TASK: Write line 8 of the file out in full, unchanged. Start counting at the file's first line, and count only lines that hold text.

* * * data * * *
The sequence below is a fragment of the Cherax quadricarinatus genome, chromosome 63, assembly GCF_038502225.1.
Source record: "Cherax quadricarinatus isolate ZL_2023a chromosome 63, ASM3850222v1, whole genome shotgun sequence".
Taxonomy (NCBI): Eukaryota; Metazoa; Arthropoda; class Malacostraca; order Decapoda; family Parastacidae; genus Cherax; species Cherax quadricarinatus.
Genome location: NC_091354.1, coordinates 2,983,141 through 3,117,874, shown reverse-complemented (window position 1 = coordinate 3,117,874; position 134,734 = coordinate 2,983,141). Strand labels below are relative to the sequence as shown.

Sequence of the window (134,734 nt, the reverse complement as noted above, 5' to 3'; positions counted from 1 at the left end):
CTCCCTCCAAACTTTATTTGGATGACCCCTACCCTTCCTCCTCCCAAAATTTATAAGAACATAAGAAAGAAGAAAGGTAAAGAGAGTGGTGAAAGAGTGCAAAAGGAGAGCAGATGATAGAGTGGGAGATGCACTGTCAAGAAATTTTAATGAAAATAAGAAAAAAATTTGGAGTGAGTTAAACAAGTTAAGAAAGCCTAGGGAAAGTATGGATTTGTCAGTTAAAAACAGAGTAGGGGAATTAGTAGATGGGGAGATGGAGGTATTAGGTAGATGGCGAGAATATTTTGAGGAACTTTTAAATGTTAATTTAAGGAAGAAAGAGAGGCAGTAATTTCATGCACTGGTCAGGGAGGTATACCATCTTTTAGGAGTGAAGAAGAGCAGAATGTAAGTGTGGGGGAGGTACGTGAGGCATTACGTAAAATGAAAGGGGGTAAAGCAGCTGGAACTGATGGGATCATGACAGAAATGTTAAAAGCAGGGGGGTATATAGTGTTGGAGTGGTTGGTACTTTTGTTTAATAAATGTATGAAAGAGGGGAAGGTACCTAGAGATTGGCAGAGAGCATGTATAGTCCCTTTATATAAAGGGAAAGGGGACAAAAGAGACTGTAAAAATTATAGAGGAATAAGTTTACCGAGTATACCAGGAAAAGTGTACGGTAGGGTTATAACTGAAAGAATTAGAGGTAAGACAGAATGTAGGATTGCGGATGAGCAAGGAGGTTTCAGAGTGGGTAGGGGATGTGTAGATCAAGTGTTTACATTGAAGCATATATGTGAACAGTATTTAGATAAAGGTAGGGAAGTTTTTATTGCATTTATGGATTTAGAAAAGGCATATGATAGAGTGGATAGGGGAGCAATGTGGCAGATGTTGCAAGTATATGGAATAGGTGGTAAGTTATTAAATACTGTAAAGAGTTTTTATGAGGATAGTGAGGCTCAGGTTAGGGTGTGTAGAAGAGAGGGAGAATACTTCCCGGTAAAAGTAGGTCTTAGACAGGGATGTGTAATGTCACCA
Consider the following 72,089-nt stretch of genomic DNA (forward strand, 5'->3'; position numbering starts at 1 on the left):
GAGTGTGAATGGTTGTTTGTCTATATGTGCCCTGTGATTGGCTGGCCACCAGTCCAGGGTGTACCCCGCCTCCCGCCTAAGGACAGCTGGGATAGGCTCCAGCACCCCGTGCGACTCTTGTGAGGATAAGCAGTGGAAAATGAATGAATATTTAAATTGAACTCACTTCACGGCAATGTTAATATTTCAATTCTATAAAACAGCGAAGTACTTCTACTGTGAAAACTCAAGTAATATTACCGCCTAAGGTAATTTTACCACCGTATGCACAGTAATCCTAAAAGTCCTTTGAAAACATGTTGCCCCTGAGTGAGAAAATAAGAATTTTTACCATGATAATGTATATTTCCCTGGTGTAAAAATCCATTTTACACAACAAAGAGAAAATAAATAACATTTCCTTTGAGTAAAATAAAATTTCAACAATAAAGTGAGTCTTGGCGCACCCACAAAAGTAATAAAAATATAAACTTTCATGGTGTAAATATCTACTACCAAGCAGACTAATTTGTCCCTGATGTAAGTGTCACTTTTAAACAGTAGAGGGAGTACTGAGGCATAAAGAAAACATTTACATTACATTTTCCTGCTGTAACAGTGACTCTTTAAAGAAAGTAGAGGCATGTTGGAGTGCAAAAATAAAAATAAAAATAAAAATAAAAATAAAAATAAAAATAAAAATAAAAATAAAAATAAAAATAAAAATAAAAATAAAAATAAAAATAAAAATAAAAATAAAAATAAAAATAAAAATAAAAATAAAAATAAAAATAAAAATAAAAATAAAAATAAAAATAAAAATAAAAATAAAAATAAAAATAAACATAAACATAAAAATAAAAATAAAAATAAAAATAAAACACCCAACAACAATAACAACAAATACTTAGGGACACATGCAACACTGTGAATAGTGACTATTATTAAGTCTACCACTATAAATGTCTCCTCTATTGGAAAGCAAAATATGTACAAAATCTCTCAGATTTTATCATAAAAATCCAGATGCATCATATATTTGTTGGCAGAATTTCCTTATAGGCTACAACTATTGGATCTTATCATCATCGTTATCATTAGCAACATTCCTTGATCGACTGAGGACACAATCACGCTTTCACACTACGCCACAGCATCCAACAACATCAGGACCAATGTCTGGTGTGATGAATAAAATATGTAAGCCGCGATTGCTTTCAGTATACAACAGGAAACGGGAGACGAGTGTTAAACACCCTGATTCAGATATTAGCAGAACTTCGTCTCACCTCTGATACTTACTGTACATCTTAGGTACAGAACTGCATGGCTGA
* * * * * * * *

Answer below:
GAGTGTGAATGGTTGTTTGTCTATATGTGCCCTGTGATTGGCTGGCCACCAGTCCAGGGTGTACCCCGCCTCCCGCCTAAGGACAGCTGGGATAGGCTCCAGCACCCCGTGCGACTCTTGTGAGGATAAGCAGTGGAAAATGAATGAATATTTAAATTGAACTCACTTCACGGCAATGTTAATATTTCAATTCTATAAAACAGCGAAGTACTTCTACTGTGAAAACTCAAGTAATATTACCGCCTAAGGTAATTTTACCACCGTATGCACAGTAATCCTAAAAGTCCTTTGAAAACATGTTGCCCCTGAGTGAGAAAATAAGAATTTTTACCATGATAATGTATATTTCCCTGGTGTAAAAATCCATTTTACACAACAAAGAGAAAATAAATAACATTTCCTTTGAGTAAAATAAAATTTCAACAATAAAGTGAGTCTTGGCGCACCCACAAAAGTAATAAAAATATAAACTTTCATGGTGTAAATATCTACTACCAAGCAGACTAATTTGTCCCTGATGTAAGTGTCACTTTTAAACAGTAGAGGGAGTACTGAGGCATAAAGAAAACATTTACATTACATTTTCCTGCTGTAACAGTGACTCTTTAAAGAAAGTAGAGGCATGTTGGAGTGCAAAAATAAAAATAAAAATAAAAATAAAAATAAAAATAAAAATAAAAATAAAAATAAAAATAAAAATAAAAATAAAAATAAAAATAAAAATAAAAATAAAAATAAAAATAAAAATAAAAATAAAAATAAAAATAAAAATAAAAATAAAAATAAAAATAAAAATAAAAATAAAAATAAAAATAAAAATAAACATAAACATAAAAATAAAAATAAAAATAAAAATAAAACACCCAACAACAATAACAACAAATACTTAGGGACACATGCAACACTGTGAATAGTGACTATTATTAAGTCTACCACTATAAATGTCTCCTCTATTGGAAAGCAAAATATGTACAAAATCTCTCAGATTTTATCATAAAAATCCAGATGCATCATATATTTGTTGGCAGAATTTCCTTATAGGCTACAACTATTGGATCTTATCATCATCGTTATCATTAGCAACATTCCTTGATCGACTGAGGACACAATCACGCTTTCACACTACGCCACAGCATCCAACAACATCAGGACCAATGTCTGGTGTGATGAATAAAATATGTAAGCCGCGATTGCTTTCAGTATACAACAGGAAACGGGAGACGAGTGTTAAACACCCTGATTCAGATATTAGCAGAACTTCGTCTCACCTCTGATACTTACTGTACATCTTAGGTACAGAACTGCATGGCTGA